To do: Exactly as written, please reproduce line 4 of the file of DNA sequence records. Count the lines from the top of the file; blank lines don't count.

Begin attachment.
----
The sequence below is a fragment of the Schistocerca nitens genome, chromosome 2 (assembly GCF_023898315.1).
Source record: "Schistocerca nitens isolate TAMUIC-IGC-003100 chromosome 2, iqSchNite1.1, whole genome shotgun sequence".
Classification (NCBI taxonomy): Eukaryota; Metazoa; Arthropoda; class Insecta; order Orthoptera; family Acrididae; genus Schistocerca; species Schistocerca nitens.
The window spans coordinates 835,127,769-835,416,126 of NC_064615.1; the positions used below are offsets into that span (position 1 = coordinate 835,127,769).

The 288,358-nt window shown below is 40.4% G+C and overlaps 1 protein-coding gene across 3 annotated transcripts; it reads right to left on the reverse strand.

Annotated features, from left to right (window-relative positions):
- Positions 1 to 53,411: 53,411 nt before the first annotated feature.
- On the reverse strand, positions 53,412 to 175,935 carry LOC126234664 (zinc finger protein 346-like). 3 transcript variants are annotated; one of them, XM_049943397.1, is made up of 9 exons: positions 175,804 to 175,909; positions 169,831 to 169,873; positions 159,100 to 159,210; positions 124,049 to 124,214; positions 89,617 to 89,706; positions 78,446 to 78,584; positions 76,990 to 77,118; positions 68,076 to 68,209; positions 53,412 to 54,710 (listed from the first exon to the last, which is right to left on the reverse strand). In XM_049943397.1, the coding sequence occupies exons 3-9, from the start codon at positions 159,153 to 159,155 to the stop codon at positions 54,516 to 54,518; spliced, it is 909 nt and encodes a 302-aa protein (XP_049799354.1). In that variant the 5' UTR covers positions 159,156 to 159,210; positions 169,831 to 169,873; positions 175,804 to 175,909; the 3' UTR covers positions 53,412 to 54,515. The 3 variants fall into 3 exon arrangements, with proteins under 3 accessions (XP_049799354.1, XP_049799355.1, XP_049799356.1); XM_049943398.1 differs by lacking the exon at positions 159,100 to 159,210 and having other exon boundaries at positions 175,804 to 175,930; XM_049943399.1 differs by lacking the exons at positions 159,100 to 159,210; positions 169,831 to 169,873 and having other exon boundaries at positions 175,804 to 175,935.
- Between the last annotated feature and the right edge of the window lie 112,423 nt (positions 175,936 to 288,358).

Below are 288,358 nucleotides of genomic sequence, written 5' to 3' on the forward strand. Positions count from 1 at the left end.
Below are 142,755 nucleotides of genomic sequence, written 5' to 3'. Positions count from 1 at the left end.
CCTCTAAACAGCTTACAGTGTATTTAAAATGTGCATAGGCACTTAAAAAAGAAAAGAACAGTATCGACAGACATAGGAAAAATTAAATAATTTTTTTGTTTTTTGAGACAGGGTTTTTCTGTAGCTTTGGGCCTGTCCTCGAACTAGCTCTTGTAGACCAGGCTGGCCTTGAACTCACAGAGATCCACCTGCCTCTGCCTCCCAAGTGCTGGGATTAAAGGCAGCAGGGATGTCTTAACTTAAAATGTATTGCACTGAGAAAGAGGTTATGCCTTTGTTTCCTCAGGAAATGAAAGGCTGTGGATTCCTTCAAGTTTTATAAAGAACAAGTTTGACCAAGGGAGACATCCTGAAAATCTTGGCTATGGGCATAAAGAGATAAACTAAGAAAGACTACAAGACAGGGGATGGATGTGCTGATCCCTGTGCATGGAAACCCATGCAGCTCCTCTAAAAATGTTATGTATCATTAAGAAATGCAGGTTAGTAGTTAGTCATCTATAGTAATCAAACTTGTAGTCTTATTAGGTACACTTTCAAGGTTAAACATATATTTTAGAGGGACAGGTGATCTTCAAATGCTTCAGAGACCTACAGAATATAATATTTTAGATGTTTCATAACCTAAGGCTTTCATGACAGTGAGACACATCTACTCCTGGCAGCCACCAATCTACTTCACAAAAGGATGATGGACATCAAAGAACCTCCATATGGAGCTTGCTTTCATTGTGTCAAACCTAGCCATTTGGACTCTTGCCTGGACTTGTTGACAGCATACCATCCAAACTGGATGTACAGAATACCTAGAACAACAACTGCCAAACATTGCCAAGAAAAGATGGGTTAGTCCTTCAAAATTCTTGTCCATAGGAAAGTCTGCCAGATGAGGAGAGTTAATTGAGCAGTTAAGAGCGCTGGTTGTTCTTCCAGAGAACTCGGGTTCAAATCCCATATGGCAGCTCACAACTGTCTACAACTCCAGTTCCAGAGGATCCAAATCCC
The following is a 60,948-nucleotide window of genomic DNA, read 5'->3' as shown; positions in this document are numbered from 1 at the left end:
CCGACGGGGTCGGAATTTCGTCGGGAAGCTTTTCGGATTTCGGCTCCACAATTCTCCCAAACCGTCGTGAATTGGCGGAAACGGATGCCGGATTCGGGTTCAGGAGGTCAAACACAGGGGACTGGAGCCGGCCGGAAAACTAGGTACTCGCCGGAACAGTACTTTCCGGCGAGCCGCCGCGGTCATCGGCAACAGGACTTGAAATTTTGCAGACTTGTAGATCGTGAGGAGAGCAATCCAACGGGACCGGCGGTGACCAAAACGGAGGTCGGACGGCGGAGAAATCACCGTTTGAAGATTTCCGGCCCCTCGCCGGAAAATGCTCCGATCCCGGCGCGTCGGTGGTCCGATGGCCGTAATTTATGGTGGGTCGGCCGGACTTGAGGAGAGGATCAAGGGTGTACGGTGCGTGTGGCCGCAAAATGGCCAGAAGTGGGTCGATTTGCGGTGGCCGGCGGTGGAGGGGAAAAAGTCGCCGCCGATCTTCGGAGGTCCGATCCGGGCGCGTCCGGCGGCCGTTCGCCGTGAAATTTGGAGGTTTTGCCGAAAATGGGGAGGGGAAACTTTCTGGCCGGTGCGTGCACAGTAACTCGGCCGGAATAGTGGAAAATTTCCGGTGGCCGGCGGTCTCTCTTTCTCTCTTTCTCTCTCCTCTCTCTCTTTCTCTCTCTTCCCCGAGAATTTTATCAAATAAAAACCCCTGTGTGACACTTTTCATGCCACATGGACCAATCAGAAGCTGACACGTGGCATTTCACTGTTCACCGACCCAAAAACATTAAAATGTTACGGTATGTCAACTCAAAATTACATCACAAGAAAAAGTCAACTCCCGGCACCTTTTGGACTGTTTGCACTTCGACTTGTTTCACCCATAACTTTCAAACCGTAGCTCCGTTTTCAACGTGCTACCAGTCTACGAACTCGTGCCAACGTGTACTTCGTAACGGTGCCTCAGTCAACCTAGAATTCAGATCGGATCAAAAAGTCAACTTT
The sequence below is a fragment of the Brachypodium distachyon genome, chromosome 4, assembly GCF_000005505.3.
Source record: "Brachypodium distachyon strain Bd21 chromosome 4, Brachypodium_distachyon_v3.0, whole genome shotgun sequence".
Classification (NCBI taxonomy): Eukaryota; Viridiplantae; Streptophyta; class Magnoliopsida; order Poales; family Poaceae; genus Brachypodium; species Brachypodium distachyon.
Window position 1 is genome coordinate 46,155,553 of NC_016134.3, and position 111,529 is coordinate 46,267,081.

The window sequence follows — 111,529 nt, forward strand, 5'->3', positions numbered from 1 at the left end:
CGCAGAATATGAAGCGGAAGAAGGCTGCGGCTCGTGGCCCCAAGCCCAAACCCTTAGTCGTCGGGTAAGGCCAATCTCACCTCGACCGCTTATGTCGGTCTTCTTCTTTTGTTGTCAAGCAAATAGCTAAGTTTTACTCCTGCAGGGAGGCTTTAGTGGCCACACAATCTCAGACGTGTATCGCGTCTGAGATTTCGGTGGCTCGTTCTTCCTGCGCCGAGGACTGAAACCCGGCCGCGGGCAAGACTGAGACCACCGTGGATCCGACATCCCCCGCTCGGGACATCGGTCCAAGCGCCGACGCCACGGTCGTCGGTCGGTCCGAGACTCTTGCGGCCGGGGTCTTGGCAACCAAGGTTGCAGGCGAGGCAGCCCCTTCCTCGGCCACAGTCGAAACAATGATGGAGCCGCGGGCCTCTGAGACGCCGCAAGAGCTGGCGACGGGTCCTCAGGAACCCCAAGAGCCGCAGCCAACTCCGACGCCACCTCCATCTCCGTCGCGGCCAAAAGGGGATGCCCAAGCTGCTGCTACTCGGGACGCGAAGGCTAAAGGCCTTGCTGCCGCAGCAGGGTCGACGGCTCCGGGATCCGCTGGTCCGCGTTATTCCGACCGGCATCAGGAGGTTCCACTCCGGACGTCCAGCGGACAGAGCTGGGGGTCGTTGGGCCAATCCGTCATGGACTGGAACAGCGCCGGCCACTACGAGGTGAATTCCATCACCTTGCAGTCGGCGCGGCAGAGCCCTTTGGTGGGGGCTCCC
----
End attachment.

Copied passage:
The window spans coordinates 835,127,769-835,416,126 of NC_064615.1; the positions used below are offsets into that span (position 1 = coordinate 835,127,769).